Hundreds evacuated in NT as floodwaters rise

Borroloola residents are evacuated to Darwin after widespread cyclone flooding.

Borroloola residents are evacuated to Darwin after widespread cyclone flooding. Photo: AAP

Hundreds of residents have been evacuated from a remote Northern Territory town after the area was lashed by ex-Tropical Cyclone Megan, as rising floodwaters left 200 mine staff stranded at work.

Phone towers are down in the town of Borroloola after the region was hit hard by severe weather during the week.

The defence force had evacuated more than 370 residents by Friday after the category three system flooded homes.

About 700 people remain in the town and 100 are in shelters, according to Northern Territory Police Superintendent Sonia Kennon.

She said authorities were aware of concerns about the partial evacuation, including from people whose houses were flooded, but stressed it happened quickly and vulnerable residents were removed first.

“It’s just a matter of trying to do the best that we can in the time that was permitted,” Kennon told reporters on Friday.

She said there was intention to evacuate other communities but contingency plans were in place.

Aircraft carrying supplies for those who remain in Borroloola were expected to land on Friday afternoon.

Nearby McArthur River mine is returning to normal operations after 200 people were stuck at the mine on Wednesday night.

Rising floodwaters cut off an internal road connecting the mine and workers’ accommodation, a Glencore spokesperson confirmed.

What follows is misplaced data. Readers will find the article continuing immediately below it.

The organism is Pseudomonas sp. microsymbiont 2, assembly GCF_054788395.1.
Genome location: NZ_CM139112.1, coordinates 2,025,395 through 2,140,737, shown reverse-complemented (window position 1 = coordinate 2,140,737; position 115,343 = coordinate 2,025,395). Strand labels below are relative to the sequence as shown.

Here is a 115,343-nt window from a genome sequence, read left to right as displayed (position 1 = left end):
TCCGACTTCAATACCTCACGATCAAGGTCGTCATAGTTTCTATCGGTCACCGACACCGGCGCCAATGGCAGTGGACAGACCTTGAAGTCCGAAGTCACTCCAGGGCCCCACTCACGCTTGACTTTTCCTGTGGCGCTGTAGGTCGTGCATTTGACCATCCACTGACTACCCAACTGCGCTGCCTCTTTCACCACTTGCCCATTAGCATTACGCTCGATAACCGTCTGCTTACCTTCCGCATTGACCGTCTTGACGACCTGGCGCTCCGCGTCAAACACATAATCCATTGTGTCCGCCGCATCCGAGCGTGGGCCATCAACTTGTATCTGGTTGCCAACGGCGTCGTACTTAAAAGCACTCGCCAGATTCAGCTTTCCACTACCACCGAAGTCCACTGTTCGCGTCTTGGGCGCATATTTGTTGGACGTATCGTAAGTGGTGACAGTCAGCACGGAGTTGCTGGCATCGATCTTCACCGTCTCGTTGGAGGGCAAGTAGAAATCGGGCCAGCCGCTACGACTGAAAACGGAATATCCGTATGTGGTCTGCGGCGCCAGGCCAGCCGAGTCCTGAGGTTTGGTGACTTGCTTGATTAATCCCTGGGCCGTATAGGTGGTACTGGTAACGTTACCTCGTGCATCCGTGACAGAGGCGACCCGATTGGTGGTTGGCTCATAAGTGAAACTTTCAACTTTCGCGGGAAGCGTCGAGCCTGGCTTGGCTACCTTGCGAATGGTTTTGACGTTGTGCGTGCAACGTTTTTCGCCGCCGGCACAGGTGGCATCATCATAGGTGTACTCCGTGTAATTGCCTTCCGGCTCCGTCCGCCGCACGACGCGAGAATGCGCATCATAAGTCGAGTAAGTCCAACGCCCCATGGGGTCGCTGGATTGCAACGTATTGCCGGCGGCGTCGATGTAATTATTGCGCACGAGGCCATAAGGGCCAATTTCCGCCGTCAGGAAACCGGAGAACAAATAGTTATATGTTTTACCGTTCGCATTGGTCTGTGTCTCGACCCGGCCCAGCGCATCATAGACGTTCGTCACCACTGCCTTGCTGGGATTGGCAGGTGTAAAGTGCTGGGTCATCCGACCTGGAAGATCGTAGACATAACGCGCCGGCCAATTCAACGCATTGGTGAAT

They said all workers were safe and had access to food, showers and power.

A temporary road has been built and a helicopter used to move people between the two locations.

Mobile phone connectivity has been wiped out across the area after two base stations lost power.

Telstra regional general manager Nic Danks earlier on Friday said the telco’s stations at Borroloola and nearby McArthur were out of action. 

“Our equipment in these remote locations are primarily powered by solar panels and the poor weather is limiting their ability to recharge the batteries,” he said.

It is unclear when the stations will be brought back online but the company promised to get crews into the area as soon as possible.

“With roads closed, access to the area is by helicopter only at the moment and they are currently in high demand,” Danks said.

“The high water levels in the area will also pose challenges for our crews to safely land in near proximity to our sites.”

He said about 400 fixed-line services were also offline at Bing Bong, Mallapunyah and Borroloola.

The Bureau of Meteorology believed major flooding had occurred at the McArthur River, but said no recent river level observations were available as of Friday morning.

“Over 500mm fell across coastal parts of the southwest Gulf of Carpentaria with the crossing of the system,” meteorologist Sarah Sculley said.

“Now these huge volumes of water are making their way downstream.”

Ex-Tropical Cyclone Megan formed off the territory’s eastern coast and has moved west to the border with WA, bringing thunderstorms to the Kimberley region.

A severe weather warning has been issued for the Tanami district in the centre of the Northern Territory and up to 120mm could fall during the rest of Friday, Scully said.

The wild weather has triggered flood watches for large parts of central and northern Australia, including Queensland.

Tropical Cyclone Neville remains off the WA coast but is not expected to affect the mainland.

It is located about 900km southwest of Christmas Island and is tipped to peter out as it moves west.

Two other cyclones, Lincoln and Kirrily, have battered northern Australia this year.


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